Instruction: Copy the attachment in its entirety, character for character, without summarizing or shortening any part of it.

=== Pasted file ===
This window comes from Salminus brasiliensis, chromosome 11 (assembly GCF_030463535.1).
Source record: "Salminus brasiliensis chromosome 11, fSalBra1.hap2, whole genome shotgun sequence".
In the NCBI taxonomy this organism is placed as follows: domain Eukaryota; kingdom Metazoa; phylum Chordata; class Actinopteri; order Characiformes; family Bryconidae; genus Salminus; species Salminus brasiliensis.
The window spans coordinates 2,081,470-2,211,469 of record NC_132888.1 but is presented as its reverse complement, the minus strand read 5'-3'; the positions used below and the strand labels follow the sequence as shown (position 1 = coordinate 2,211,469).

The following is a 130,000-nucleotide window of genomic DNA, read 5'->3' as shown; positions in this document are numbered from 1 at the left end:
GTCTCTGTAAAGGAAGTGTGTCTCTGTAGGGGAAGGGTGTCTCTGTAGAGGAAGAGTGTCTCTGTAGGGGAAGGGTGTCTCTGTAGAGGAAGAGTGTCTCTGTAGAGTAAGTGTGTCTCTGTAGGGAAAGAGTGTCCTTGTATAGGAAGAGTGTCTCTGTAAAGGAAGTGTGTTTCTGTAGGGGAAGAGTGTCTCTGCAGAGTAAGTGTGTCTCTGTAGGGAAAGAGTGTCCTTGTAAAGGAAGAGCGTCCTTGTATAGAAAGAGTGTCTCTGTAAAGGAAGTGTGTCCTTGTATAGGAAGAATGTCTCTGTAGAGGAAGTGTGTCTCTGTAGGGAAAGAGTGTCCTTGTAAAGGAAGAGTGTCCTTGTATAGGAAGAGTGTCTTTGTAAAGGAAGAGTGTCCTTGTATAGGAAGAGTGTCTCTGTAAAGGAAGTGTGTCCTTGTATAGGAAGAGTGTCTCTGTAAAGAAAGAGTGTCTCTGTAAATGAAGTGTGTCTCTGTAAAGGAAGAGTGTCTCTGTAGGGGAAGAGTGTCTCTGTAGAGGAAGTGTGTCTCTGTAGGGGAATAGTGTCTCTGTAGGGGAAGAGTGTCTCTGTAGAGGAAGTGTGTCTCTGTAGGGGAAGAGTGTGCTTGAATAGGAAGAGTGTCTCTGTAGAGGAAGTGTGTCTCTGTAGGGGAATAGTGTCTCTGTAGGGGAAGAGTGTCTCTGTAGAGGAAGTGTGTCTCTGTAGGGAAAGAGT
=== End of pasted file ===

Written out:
This window comes from Salminus brasiliensis, chromosome 11 (assembly GCF_030463535.1).
Source record: "Salminus brasiliensis chromosome 11, fSalBra1.hap2, whole genome shotgun sequence".
In the NCBI taxonomy this organism is placed as follows: domain Eukaryota; kingdom Metazoa; phylum Chordata; class Actinopteri; order Characiformes; family Bryconidae; genus Salminus; species Salminus brasiliensis.
The window spans coordinates 2,081,470-2,211,469 of record NC_132888.1 but is presented as its reverse complement, the minus strand read 5'-3'; the positions used below and the strand labels follow the sequence as shown (position 1 = coordinate 2,211,469).

The following is a 130,000-nucleotide window of genomic DNA, read 5'->3' as shown; positions in this document are numbered from 1 at the left end:
GTCTCTGTAAAGGAAGTGTGTCTCTGTAGGGGAAGGGTGTCTCTGTAGAGGAAGAGTGTCTCTGTAGGGGAAGGGTGTCTCTGTAGAGGAAGAGTGTCTCTGTAGAGTAAGTGTGTCTCTGTAGGGAAAGAGTGTCCTTGTATAGGAAGAGTGTCTCTGTAAAGGAAGTGTGTTTCTGTAGGGGAAGAGTGTCTCTGCAGAGTAAGTGTGTCTCTGTAGGGAAAGAGTGTCCTTGTAAAGGAAGAGCGTCCTTGTATAGAAAGAGTGTCTCTGTAAAGGAAGTGTGTCCTTGTATAGGAAGAATGTCTCTGTAGAGGAAGTGTGTCTCTGTAGGGAAAGAGTGTCCTTGTAAAGGAAGAGTGTCCTTGTATAGGAAGAGTGTCTTTGTAAAGGAAGAGTGTCCTTGTATAGGAAGAGTGTCTCTGTAAAGGAAGTGTGTCCTTGTATAGGAAGAGTGTCTCTGTAAAGAAAGAGTGTCTCTGTAAATGAAGTGTGTCTCTGTAAAGGAAGAGTGTCTCTGTAGGGGAAGAGTGTCTCTGTAGAGGAAGTGTGTCTCTGTAGGGGAATAGTGTCTCTGTAGGGGAAGAGTGTCTCTGTAGAGGAAGTGTGTCTCTGTAGGGGAAGAGTGTGCTTGAATAGGAAGAGTGTCTCTGTAGAGGAAGTGTGTCTCTGTAGGGGAATAGTGTCTCTGTAGGGGAAGAGTGTCTCTGTAGAGGAAGTGTGTCTCTGTAGGGAAAGAGT